Prime Minister KP Sharma Oli's dissolution of the parliament led many to wonder what could have been done to prevent such blatant abuse of power.
People have a genuine right to be apprised of all the parties standing for elections and their core ideologies, including their immediate and long-term plans for the nation. This should not be left for the people to decipher through already limited means. A government cannot justify its election based on the hands of the privileged few and the disenfranchised many
There is a conspicuous lack of choice for voters in Nepal.
Moreover, the nebulosity in the election laws also contributes to the system being unreachable for many. This begs the question: do voters even 'choose' who they elect to the parliament? When was the last time you voted, and how many people do you know who voted? This mystery surrounding the election laws is microcosmic to a more nefarious problem. This is why I will endeavour to answer why these questions are so difficult to answer and what could be done to make them simpler.
Many citizens are unaware of 'how' to vote. While like most things in Nepal, this could also be narrowed down to apathy on the part of the concerned bodies, such as the legislature and Election Commission of Nepal, it could be argued that the reason the election laws are not as accessible to citizens is that they do not 'want' them to be.
In other words, the laws are deliberately kept vague, esoteric and cleverly crafted to ensure that those in power remain so. Admittedly, a rather conspiracy theory-esque explanation, but given how little has been done to improve transparency in the elections, other conclusions seem less plausible.
Furthermore, many understandably lament that they do not vote because they do not find candidates worthy of it. But even having considered that, the idea is to be accountable to the 'democracy' and not the candidates-even if the pool of candidates reflects the worst of the worst, we must pick the best among this worst!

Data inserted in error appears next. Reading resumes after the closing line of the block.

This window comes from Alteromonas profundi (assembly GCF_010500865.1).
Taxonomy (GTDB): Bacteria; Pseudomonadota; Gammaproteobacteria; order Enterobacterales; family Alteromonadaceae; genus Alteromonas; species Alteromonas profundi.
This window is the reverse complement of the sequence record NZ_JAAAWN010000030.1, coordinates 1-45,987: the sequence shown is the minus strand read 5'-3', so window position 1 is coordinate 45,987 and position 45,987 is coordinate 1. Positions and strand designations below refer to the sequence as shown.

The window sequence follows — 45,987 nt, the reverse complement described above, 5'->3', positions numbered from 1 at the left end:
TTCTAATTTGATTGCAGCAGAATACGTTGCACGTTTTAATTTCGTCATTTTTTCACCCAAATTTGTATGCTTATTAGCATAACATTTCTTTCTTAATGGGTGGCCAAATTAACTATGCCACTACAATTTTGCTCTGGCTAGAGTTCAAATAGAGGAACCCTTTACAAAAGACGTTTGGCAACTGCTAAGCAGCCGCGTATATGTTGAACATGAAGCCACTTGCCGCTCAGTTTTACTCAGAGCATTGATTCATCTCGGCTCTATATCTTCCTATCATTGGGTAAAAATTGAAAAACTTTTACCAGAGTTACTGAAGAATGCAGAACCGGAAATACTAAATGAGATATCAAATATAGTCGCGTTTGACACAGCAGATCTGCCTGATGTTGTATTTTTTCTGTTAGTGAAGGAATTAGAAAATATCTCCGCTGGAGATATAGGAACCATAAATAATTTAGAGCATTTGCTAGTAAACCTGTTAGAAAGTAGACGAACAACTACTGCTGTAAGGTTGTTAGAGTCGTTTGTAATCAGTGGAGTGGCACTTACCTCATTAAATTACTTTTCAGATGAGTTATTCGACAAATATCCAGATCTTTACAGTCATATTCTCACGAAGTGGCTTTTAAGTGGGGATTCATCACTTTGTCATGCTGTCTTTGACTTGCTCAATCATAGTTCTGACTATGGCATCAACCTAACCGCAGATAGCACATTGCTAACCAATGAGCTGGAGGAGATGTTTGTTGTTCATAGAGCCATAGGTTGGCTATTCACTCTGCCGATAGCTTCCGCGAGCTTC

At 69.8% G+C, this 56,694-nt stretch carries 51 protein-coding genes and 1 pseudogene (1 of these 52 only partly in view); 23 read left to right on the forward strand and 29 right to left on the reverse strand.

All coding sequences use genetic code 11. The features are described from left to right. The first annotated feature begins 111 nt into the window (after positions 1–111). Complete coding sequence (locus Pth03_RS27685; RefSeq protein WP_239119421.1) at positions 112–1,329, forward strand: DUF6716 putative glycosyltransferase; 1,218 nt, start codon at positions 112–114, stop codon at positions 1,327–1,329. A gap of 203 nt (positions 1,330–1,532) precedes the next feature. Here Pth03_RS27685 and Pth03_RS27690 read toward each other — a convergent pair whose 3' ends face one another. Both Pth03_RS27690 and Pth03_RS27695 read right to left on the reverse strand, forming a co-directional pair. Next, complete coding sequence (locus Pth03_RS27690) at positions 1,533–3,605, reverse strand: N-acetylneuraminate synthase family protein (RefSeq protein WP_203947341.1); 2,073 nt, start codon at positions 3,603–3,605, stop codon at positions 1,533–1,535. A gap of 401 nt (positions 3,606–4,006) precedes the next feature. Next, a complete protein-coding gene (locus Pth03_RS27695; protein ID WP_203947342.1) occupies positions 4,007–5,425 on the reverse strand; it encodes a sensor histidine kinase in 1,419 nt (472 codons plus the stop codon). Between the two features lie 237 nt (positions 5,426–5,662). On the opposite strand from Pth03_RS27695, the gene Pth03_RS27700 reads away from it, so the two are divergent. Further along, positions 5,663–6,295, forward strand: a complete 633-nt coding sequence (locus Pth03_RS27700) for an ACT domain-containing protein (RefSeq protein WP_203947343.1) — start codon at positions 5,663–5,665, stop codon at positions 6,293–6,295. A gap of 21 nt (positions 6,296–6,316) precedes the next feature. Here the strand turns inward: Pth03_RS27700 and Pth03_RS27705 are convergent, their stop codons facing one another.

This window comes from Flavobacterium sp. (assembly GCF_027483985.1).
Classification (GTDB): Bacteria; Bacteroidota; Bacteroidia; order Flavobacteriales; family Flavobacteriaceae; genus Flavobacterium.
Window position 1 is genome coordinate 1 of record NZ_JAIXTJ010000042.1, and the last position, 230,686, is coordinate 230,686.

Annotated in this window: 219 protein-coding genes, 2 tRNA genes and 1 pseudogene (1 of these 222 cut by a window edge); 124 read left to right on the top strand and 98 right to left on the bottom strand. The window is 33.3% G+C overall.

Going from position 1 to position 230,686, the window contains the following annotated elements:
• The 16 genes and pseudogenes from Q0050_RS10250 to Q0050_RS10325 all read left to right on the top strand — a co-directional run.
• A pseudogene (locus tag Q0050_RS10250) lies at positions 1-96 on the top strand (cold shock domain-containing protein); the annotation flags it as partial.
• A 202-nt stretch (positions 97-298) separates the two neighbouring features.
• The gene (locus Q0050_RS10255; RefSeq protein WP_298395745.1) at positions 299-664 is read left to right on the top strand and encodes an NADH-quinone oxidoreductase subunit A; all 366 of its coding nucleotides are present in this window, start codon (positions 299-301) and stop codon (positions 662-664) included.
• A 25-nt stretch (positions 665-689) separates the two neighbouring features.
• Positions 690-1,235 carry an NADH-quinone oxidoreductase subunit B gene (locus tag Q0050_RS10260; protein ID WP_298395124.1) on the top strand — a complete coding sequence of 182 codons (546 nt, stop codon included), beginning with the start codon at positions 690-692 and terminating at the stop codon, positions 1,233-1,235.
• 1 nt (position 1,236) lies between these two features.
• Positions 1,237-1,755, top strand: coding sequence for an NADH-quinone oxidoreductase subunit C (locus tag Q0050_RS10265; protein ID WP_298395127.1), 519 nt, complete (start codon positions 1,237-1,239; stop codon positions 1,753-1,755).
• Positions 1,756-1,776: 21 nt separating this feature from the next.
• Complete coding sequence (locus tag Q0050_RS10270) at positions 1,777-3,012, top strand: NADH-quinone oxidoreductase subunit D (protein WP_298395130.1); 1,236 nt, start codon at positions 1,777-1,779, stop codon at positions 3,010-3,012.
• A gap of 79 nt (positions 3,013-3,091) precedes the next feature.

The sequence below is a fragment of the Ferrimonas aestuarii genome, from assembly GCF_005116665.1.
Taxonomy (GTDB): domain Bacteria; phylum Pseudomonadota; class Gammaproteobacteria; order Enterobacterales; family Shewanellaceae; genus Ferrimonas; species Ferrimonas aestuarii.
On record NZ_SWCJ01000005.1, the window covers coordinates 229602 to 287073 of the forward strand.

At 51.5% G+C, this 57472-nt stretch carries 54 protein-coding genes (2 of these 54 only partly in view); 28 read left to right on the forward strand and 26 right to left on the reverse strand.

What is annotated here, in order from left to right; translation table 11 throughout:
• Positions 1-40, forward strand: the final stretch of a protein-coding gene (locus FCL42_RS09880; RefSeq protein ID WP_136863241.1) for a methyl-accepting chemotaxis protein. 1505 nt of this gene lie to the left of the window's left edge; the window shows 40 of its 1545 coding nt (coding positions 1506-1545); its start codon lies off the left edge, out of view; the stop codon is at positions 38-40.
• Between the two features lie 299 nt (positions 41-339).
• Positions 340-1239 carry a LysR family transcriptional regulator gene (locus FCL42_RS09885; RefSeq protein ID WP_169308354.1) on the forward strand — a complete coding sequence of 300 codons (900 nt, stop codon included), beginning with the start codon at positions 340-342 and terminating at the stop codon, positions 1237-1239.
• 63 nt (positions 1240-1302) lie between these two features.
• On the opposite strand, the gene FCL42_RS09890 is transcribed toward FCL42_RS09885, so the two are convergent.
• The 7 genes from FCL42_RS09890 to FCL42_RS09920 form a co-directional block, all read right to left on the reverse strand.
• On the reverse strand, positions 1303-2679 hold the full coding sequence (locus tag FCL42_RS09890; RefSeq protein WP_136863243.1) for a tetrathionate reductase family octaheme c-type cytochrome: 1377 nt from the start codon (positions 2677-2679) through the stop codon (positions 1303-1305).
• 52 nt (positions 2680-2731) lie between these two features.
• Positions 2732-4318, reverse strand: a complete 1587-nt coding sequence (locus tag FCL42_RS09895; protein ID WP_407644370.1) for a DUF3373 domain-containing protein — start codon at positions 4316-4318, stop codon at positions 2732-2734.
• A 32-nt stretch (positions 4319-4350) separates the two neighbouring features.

This notion is drilled into people from early on, but the brunt of successfully voting falls disproportionately on the citizens as compared to the concerned bodies. Those who do not vote are passively shamed for being lazy and made to feel that they have been utterly derelict in their duties to the nation.
We cannot blame the people for not wanting to physically apply for voter registration, stand in disorganised queues, undergo a multitude of paperwork and governmental rigmarole, and face the ever-so cordial nationally renowned government employees, just to be finally able to vote in an already incompetent lot. The resume of the candidates is already a massive disincentive for the voters, and the Kafkaesque system that follows is merely an addendum. Therefore, this shaming in reality is a means to distract people from the real problem: the concerned bodies are not effectively making it easier for people to vote. They are not being altered by those in power because not only is nobody interested in changing it, but there is also an element of active effortin making sure that the system remains the way it does.